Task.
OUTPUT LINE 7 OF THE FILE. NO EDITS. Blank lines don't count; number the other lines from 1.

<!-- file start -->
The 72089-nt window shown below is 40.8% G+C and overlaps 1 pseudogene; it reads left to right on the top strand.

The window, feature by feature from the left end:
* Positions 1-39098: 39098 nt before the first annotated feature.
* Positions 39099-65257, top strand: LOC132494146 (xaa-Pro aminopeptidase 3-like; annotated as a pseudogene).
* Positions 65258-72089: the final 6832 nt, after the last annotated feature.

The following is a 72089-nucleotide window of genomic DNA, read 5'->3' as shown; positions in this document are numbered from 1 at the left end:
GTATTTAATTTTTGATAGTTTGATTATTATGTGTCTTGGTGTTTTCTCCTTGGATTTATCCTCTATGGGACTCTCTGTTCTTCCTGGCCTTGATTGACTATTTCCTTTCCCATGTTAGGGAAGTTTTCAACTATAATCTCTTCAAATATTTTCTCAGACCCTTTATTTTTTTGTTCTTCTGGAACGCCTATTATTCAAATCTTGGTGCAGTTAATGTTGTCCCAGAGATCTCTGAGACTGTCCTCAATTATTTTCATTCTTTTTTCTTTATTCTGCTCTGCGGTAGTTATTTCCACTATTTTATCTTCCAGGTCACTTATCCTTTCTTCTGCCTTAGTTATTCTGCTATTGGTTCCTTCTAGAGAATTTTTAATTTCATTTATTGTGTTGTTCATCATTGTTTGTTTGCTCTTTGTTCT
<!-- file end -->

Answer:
GTATTTAATTTTTGATAGTTTGATTATTATGTGTCTTGGTGTTTTCTCCTTGGATTTATCCTCTATGGGACTCTCTGTTCTTCCTGGCCTTGATTGACTATTTCCTTTCCCATGTTAGGGAAGTTTTCAACTATAATCTCTTCAAATATTTTCTCAGACCCTTTATTTTTTTGTTCTTCTGGAACGCCTATTATTCAAATCTTGGTGCAGTTAATGTTGTCCCAGAGATCTCTGAGACTGTCCTCAATTATTTTCATTCTTTTTTCTTTATTCTGCTCTGCGGTAGTTATTTCCACTATTTTATCTTCCAGGTCACTTATCCTTTCTTCTGCCTTAGTTATTCTGCTATTGGTTCCTTCTAGAGAATTTTTAATTTCATTTATTGTGTTGTTCATCATTGTTTGTTTGCTCTTTGTTCT